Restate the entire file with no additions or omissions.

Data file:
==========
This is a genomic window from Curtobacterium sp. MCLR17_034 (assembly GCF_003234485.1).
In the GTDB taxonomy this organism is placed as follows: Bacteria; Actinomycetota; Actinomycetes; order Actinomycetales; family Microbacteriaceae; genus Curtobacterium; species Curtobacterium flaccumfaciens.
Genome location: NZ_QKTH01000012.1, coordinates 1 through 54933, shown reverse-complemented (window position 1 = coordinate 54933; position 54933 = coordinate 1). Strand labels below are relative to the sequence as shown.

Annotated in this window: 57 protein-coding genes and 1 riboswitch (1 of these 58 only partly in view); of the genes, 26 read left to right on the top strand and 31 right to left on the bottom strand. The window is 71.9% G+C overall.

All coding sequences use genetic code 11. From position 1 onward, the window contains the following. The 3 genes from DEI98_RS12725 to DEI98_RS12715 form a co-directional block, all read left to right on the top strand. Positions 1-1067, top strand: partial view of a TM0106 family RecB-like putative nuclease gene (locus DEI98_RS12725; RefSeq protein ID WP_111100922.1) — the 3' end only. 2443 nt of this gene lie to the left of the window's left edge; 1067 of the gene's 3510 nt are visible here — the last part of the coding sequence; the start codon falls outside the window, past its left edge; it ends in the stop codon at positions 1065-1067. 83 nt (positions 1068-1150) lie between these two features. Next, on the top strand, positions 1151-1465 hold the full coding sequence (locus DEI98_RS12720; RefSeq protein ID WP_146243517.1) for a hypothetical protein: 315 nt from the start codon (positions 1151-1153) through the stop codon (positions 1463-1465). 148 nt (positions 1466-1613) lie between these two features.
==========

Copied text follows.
This is a genomic window from Curtobacterium sp. MCLR17_034 (assembly GCF_003234485.1).
In the GTDB taxonomy this organism is placed as follows: Bacteria; Actinomycetota; Actinomycetes; order Actinomycetales; family Microbacteriaceae; genus Curtobacterium; species Curtobacterium flaccumfaciens.
Genome location: NZ_QKTH01000012.1, coordinates 1 through 54933, shown reverse-complemented (window position 1 = coordinate 54933; position 54933 = coordinate 1). Strand labels below are relative to the sequence as shown.

Annotated in this window: 57 protein-coding genes and 1 riboswitch (1 of these 58 only partly in view); of the genes, 26 read left to right on the top strand and 31 right to left on the bottom strand. The window is 71.9% G+C overall.

All coding sequences use genetic code 11. From position 1 onward, the window contains the following. The 3 genes from DEI98_RS12725 to DEI98_RS12715 form a co-directional block, all read left to right on the top strand. Positions 1-1067, top strand: partial view of a TM0106 family RecB-like putative nuclease gene (locus DEI98_RS12725; RefSeq protein ID WP_111100922.1) — the 3' end only. 2443 nt of this gene lie to the left of the window's left edge; 1067 of the gene's 3510 nt are visible here — the last part of the coding sequence; the start codon falls outside the window, past its left edge; it ends in the stop codon at positions 1065-1067. 83 nt (positions 1068-1150) lie between these two features. Next, on the top strand, positions 1151-1465 hold the full coding sequence (locus DEI98_RS12720; RefSeq protein ID WP_146243517.1) for a hypothetical protein: 315 nt from the start codon (positions 1151-1153) through the stop codon (positions 1463-1465). 148 nt (positions 1466-1613) lie between these two features.